Of course, amidst all the delirium there are pessimists (or are they realists? Either way, they're party poopers) who argue you should never go back and that Keegan - and Shearer, if he joins him - can only tarnish or damage the halos the fans have conferred on them.

There are the voices sniping about his less-than-successful managerial career since leaving Newcastle and the fact that he's effectively been out of the game for over two years.

There are people who continue to point to his tactical naivety, and laugh that a side with a calamitous backline should have given the task of making it watertight to someone for whom defending was anathema in his first spell in charge.

And there are those who label him a quitter who's out of his depth at the highest level.

To them, I say bollocks, let's just see what happens. We tried tactical nous with Allardyce, and look where that got us: the team six points above the relegation zone and the fans desperate and demoralised. It may not last, but Keegan's restored the feelgood factor. And I see his being a quitter as a good thing - if things don't work out, then rather than arrogantly clinging onto power like Gullit, Souness and Allardyce, he'll call it a day, being a man who knows his limits and when it's time to go. Isn't there something honourable and dignified about that?

But let's leave any pessimism out in the cold, for tonight at least. For only one man the job was not a poisoned chalice but a throne, and it's a great feeling knowing that King Kev's got his royal posterior perched on it again.


Mere minutes after I posted this now redundant series of ramblings, news breaks that Kevin Keegan is to return as Newcastle manager.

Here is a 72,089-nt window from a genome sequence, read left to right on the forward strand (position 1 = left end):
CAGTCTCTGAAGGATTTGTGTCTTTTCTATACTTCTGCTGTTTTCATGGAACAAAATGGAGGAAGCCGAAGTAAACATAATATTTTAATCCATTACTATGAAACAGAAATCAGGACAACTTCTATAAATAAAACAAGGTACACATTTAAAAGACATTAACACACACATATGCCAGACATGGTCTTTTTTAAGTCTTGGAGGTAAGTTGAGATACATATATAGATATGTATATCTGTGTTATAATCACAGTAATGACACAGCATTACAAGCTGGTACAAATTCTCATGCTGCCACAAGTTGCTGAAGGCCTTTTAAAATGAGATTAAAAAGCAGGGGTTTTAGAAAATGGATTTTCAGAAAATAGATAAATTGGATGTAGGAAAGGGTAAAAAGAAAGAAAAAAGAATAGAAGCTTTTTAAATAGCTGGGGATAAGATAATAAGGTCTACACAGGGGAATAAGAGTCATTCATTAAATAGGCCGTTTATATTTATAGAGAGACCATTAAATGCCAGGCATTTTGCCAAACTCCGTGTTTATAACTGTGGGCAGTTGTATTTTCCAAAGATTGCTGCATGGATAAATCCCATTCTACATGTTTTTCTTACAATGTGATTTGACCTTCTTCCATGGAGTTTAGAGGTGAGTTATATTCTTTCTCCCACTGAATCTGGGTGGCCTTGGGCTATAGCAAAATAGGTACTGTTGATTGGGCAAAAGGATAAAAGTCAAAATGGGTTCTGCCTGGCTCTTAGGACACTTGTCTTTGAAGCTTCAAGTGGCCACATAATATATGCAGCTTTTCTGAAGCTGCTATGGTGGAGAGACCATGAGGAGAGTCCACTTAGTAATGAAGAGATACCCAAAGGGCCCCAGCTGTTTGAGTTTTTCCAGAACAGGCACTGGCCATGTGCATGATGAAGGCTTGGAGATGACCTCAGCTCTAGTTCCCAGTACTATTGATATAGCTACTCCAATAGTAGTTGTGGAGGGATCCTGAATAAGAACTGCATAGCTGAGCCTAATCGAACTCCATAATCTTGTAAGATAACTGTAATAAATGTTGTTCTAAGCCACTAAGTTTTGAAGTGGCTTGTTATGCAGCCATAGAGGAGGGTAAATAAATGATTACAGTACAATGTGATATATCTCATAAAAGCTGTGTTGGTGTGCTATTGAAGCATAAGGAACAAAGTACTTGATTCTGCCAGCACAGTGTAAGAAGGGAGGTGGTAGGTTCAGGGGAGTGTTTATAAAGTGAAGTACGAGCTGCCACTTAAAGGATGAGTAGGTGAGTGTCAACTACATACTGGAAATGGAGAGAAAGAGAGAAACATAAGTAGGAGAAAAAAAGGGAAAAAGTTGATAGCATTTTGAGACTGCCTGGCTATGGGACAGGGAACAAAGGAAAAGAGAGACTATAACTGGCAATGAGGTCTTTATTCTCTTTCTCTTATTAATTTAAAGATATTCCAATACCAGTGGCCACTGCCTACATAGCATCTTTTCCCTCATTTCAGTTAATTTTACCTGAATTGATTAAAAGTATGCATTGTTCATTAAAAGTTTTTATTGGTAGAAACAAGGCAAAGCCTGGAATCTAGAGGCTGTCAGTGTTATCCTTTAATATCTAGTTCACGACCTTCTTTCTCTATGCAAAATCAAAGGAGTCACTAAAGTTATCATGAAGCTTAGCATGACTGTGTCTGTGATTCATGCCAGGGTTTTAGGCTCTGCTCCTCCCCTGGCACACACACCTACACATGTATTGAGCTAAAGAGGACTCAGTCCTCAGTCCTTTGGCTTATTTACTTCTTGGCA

I'll be honest: I'm completely stunned by the news.

I'll be the first to admit that I loved Keegan when he managed us first time around, but I can only hope that he'll be even more successful at the second time of asking.


Chris Mort has used his programme notes for tonight's game against Stoke to set out the job spec for the manager's role, which unsurprisingly focuses on the merits of good football and youth development (you can read the whole thing on Interestingly, it also highlights the need for an English speaker (which would presumably have ruled out Fabio Capello should he still have been available).

Which leads us to a brief survey of the current names doing the rounds.

As far as I can work out, the rumour mill has been working over drive in the last week, and can be summarised as: Redknapp (he said no), Shearer, Keegan, Hughes, Houllier, Deschamps.

From what I can understand, Shearer didn't want it, but now does. Only we don't want him.

Hughes refused to rule himself out of the running, but for whatever reason now appears to be drifting away from the post.

Houllier is possibly interested but reports suggest he's not going to leave his job with the French Football Federation.

Which leaves Deschamps. He did well with Monaco and managed to get Juventus promoted. However, he did sign Boumsong for Juve and he's only actually got a handful of seasons of management under his belt. If experience of management is such an important part of the job description, does he really have enough? Oh, and what has he won as a manager?

At the end of the day, I don't think any of us are any the wiser. Although I think it's safe to assume that Mourinho has his eye on bigger prizes...

Midfield generals

'Allo 'allo 'allo. No, not aitch-allergic 'Arry Redknapp greeting the squad - we, at least, are pleased the flabby-faced hounddog almost certainly won't be taking the reins on Tyneside - but the squad greeting the return to training of one Joey Barton esq.

"What I can tell you is that the bail rulings are in place. Outside of that, I can't really comment because I am not totally au fait with the details", said caretaker manager Nigel Pearson, whose eyes look like those of a man on Death Row who can't wait to get it all over with. "All I will say that any rules and regulations which are in place will be met by us". So presumably while the other players haul tyres around Rocky-style, Barton can just make do with his ball and chain? Come to think of it, he's been playing as though he's had a ball and chain on all season.